Robert Fuller Murray

Here you will find the Poem The City of Golf of poet Robert Fuller Murray

The City of Golf

Would you like to see a city given over, 
Soul and body, to a tyrannising game? 
If you would, there's little need to be a rover, 
For St. Andrews is the abject city's name. 

It is surely quite superfluous to mention, 
To a person who has been here half an hour, 
That Golf is what engrosses the attention 
Of the people, with an all-absorbing power. 

Rich and poor alike are smitten with the fever; 
Their business and religion is to play; 
And a man is scarcely deemed a true believer, 
Unless he goes at least a round a day. 

The city boasts an old and learned college, 
Where you'd think the leading industry was Greek; 
Even there the favoured instruments of knowledge 
Are a driver and a putter and a cleek. 

All the natives and the residents are patrons 
Of this royal, ancient, irritating sport; 
All the old men, all the young men, maids and matrons --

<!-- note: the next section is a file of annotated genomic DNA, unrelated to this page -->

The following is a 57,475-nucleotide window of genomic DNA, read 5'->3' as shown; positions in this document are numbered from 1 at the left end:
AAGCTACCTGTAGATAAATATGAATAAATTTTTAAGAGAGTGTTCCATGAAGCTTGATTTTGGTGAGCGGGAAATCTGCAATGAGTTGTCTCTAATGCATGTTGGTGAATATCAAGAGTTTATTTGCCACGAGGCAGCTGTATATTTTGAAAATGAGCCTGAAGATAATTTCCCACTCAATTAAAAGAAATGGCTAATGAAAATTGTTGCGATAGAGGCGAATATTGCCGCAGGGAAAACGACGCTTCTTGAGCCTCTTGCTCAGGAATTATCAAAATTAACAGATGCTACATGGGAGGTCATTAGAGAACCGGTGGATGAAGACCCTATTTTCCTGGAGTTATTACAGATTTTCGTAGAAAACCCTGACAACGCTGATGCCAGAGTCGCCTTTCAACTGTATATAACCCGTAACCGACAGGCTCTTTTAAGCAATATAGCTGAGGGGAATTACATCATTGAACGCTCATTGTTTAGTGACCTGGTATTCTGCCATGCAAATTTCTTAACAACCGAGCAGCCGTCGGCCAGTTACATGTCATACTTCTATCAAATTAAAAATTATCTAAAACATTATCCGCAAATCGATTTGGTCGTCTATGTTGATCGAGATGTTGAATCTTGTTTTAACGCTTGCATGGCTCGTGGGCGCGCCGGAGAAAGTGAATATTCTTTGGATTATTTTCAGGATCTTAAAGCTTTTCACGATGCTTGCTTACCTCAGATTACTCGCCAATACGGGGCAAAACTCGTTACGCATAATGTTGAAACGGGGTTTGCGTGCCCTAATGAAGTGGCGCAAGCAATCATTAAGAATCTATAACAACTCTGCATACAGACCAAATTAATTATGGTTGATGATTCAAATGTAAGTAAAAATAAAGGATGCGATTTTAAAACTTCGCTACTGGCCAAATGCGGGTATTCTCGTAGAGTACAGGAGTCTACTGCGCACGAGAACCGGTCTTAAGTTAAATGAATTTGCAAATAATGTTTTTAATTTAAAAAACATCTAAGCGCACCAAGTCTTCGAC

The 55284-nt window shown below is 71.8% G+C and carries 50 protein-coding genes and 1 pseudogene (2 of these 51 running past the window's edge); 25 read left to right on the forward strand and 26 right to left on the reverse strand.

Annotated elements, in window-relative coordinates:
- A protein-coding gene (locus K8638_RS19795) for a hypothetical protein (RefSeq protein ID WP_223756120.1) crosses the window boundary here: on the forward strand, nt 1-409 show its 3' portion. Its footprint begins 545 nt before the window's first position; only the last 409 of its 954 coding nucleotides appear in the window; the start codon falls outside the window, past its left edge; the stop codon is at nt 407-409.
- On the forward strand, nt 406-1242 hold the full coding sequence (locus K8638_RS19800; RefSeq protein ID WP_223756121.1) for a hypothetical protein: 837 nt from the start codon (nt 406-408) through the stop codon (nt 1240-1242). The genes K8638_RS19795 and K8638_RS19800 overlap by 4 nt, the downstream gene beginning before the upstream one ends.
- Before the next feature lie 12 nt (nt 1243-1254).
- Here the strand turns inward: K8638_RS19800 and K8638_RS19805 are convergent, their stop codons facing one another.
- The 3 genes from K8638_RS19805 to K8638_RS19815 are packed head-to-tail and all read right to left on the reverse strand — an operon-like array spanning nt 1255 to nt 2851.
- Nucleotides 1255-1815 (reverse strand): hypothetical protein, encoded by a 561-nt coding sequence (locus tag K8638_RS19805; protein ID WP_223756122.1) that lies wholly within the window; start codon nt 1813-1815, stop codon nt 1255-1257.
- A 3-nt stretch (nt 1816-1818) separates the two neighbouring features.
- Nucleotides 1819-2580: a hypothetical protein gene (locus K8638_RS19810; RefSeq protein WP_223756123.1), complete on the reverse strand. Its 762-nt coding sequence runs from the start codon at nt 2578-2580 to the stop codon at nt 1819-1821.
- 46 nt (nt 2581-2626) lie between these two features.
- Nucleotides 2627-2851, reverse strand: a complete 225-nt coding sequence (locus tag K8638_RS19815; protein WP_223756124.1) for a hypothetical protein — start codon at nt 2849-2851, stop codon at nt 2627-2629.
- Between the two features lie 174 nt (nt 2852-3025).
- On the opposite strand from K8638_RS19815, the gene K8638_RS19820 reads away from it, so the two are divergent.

The universal populace, in short. 

In the morning, when the feeble light grows stronger, 
You may see the players going out in shoals; 
And when night forbids their playing any longer, 
They tell you how they did the different holes. 

Golf, golf, golf -- is all the story! 
In despair my overburdened spirit sinks, 
Till I wish that every golfer was in glory, 
And I pray the sea may overflow the links. 

One slender, struggling ray of consolation 
Sustains me, very feeble though it be: 
There are two who still escape infatuation, 
My friend M'Foozle's one, the other's me. 

As I write the words, M'Foozle enters blushing, 
With a brassy and an iron in his hand .... 
This blow, so unexpected and so crushing, 
Is more than I am able to withstand. 

So now it but remains for me to die, sir. 
Stay! There is another course I may pursue -- 
And perhaps upon the whole it would be wiser -- 
I will yield to fate and be a golfer too!